In my day, though (oh, those halcyon days of three hours ago! I was so innocent then!), it got a little less educational (“why, in such a “jet” aeroplane a man could cross the Atlantic in a matter of hours!”), and a little more dogmatic (“no, no, you idiot…this is the future, that other shit’s just childish fantasy!“). When I was young, the world was full of SF fans (and writers) like that. They wanted to live on the Moon. They wanted to fly to the stars. They wanted a fusion reactor to run their dishwasher. So they tried to impress on the world that if you were spending money and time and effort and thought on a future that wasn’t that, then you were some kind of crank.
And, was this pretty much fine? Well, I guess so. Everybody’s gotta have an opinion, after all. And for the most part that all worked; that we did get that future maybe was because of that subtle imaginative control. The Man tried to shut us down, but we did get all that! Hip, hip…!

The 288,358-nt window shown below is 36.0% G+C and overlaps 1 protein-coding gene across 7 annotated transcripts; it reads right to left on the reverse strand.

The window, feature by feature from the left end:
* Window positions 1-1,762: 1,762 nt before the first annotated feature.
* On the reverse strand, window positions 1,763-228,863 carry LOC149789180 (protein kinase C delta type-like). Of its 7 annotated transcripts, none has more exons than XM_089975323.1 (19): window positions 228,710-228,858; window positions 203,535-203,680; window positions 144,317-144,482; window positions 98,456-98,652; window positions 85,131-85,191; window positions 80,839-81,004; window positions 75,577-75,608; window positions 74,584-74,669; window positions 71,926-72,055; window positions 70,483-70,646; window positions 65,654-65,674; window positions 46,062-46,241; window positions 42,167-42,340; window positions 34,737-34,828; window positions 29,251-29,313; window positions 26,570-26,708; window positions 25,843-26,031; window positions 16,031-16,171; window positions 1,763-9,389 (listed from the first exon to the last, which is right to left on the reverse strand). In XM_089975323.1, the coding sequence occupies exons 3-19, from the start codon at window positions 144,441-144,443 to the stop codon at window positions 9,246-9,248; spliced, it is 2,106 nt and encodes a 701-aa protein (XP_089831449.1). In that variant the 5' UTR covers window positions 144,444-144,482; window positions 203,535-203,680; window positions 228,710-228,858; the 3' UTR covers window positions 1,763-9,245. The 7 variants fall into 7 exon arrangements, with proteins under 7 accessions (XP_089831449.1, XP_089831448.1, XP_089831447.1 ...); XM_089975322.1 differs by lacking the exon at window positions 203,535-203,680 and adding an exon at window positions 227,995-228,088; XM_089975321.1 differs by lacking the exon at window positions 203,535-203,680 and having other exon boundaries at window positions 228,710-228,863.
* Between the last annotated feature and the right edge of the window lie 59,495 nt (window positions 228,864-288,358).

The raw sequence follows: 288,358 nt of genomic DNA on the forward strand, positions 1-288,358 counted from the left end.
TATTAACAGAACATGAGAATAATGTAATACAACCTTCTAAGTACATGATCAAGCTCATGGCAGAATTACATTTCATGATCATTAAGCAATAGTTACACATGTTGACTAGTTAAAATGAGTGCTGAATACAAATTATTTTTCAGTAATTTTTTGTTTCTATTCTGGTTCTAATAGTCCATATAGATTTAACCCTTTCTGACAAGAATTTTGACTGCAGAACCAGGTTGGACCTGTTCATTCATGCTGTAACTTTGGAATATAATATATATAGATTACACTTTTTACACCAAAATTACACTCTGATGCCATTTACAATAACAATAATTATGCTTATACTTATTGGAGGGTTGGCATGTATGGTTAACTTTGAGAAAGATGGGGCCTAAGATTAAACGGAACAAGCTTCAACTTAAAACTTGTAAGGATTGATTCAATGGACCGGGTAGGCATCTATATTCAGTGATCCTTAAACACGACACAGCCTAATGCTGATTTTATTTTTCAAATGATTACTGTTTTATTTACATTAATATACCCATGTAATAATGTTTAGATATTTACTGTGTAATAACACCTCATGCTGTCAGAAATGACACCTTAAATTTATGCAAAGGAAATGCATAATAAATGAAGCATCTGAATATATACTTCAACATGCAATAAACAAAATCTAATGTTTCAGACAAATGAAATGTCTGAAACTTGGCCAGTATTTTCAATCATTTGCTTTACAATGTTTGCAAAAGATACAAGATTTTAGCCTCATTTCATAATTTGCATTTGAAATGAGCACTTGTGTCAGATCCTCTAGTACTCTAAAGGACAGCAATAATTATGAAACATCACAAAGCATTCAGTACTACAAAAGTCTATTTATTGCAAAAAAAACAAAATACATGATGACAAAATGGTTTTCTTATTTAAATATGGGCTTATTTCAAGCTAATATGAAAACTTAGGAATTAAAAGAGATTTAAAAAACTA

But it’s different now. Those techno-utopians may have been mostly right, but they’re also mostly gone, and I think they took most of the last of their times with them. And what’s the regulated future made of now? Nanobots and uploadable consciousness. Technological muscle-flexing like a magic spell, and all you gotta do is string the right words together in the right order. Computronium. Singularity. Magic. Transcendence.
It’s really just a fancy way of saying “selling more cars”. “This will continue endlessly, as efficiency rises to unity.” It’s what the Old SF mostly set itself in opposition to.
But the New SF, the monocultural one they spray with Round-Up — SF 2.0 — loves it. Of course SF 2.0 is bound to die a miserable lonely death — since death is what it so obviously fears above all else! — tell me I don’t have to draw you a map of that Singularity stuff, people! — as its goals gradually just plain cease to match up with scientific and social analysis. Good! It’s overstayed its welcome anyway. But that’s not my point either.
Ah, the point. Looks like I picked the wrong week to give up spouting off ill-formed blogifestos. Okay, here’s the point:
Ceci n’est pas un post.
And oh, the cleverness of me. Can’t believe it took almost two years to polish that trick off.
I guess I was just waiting for an appropriate subject to come along.
Now that was a little science fiction for you, Bloggers!